Last week, the Court of Appeal handed down its decision in Transocean Drilling UK Ltd v Providence Resources Plc, overturning a High Court judge's narrow interpretation of an exclusion clause. The Court of Appeal found that the clause, which excluded damages for "loss of use", should have been given its natural meaning, as that is what the words of the clause required. The case further emphasizes the importance of clarity when drafting exclusion clauses in contracts.
Providence hired Transocean to drill an appraisal well in an oilfield off the coast of Ireland. Drilling operations had to be suspended after there was an issue with Transocean's rig. The delay gave rise to a number of disputes between the parties, in particular, about whether Providence was entitled to recover additional overheads, known as "spread costs", resulting from the delay. The "spread costs" included the costs of equipment and services contracted from third parties, which were wasted as a result of the delay.
The parties used an adapted form of the industry standard 'LOGIC' contract. The contract contained a complex "knock for knock" liability regime (which basically involved each party accepting responsibility for loss or damage to its own property, as well as injury to its own personnel, regardless of cause). As part of the liability regime, each party was required to indemnify (and hold harmless) the other party in respect of consequential losses suffered by the first party. While this clause was drafted as an indemnity, this was, in effect, an exclusion of liability.
The clause excluded each party's liability to the other for:
"(i) any indirect or consequential loss or damages under English law, and/or
(ii) to the extent not covered by (i) above, loss or deferment of production, loss of product, loss of use (including, without limitation, loss of use or the cost of use of property, equipment, materials and services including without limitation, those provided by contractors or subcontractors of every tier or by third parties), loss of business and business interruption, loss of revenue (which for the avoidance of doubt shall not include payments due to CONTRACTOR by way of remuneration under this CONTRACT), loss of profit or anticipated profit, loss and/or deferral of drilling rights and/or loss, restriction or forfeiture of licence, concession or field interests…".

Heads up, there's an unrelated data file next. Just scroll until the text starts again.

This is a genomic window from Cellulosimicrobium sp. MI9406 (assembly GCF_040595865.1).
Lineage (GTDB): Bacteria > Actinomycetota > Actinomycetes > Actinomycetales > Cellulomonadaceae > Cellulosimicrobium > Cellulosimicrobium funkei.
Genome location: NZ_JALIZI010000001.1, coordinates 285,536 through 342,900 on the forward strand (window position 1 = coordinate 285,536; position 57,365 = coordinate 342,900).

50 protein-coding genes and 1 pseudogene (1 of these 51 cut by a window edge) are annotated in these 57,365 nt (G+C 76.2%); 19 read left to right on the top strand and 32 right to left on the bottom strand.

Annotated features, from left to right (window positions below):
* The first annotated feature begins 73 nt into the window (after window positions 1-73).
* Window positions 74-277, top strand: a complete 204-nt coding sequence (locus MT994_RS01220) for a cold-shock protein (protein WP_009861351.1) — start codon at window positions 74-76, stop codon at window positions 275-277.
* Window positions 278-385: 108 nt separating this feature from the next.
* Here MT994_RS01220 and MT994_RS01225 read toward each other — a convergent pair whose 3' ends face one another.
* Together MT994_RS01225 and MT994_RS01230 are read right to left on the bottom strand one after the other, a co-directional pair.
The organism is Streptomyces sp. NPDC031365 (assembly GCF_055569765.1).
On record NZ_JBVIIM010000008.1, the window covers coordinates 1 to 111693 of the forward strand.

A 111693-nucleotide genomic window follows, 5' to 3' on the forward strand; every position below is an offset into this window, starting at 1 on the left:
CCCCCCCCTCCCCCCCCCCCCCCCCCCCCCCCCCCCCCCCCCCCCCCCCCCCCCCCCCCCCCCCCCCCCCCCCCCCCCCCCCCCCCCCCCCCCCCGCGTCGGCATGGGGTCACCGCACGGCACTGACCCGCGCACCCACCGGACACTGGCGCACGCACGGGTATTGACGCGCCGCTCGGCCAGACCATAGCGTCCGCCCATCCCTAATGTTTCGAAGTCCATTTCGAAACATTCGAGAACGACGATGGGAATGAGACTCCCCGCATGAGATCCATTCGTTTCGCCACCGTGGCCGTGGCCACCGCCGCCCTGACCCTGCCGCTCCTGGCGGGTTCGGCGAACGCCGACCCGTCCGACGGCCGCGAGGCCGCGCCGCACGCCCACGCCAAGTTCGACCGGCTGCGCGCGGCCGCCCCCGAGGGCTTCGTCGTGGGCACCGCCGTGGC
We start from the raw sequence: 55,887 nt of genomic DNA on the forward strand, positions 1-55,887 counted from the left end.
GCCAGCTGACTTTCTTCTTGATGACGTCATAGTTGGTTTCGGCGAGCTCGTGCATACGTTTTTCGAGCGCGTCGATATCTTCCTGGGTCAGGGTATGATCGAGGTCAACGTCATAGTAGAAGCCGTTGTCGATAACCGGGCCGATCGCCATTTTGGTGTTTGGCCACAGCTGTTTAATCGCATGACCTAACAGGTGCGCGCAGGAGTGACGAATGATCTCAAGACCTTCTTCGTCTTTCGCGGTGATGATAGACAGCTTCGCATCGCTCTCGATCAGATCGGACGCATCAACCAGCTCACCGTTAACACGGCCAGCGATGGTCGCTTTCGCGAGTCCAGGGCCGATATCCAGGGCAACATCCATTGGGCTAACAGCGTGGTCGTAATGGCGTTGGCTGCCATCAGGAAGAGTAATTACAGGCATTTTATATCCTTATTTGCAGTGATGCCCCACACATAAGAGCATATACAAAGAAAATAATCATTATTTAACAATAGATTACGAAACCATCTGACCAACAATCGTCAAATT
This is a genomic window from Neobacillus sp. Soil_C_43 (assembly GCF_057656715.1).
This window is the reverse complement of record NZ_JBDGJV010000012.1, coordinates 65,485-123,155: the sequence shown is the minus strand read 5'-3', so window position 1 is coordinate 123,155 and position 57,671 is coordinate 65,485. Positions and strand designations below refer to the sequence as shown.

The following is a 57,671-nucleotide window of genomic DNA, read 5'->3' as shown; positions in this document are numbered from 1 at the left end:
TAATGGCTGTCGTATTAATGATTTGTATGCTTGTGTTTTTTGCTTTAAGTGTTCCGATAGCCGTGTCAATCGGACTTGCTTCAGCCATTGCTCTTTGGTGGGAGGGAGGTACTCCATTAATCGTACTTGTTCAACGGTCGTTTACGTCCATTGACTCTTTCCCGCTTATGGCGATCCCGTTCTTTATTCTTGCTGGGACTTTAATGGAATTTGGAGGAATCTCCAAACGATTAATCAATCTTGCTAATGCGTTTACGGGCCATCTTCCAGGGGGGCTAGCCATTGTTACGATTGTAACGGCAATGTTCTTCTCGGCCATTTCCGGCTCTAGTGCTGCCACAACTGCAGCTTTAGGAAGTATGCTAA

High court decision
The High Court judge found that Transocean had breached its contract with Providence as the rig was not in good working condition and a member of its crew had failed to tighten a plug properly. Transocean did not appeal this part of the judge's decision.
The judge also held that Providence was entitled to recover "spread costs" for the period of the delay. In reaching his decision, the judge relied on the following arguments:
- The exclusion clause should be interpreted against Transocean as it was the party seeking to rely on it (i.e. the clause should be interpreted contra proferentum).
- There is a presumption that, in the absence of clear words to the contrary, a party to a contract does not intend to abandon any remedies for its breach.
- In light of the above points, the reference to "loss of use should be interpreted to mean "loss of expected profit or benefit to be derived from the use of property or equipment". According to the judge, Providence did not lose use of the property or equipment which was the subject of the spread costs, as such property and equipment remained available to it (which is why Providence incurred wasted expenditure in paying for it). As a result, the spread costs did not fall within the meaning of "loss of use".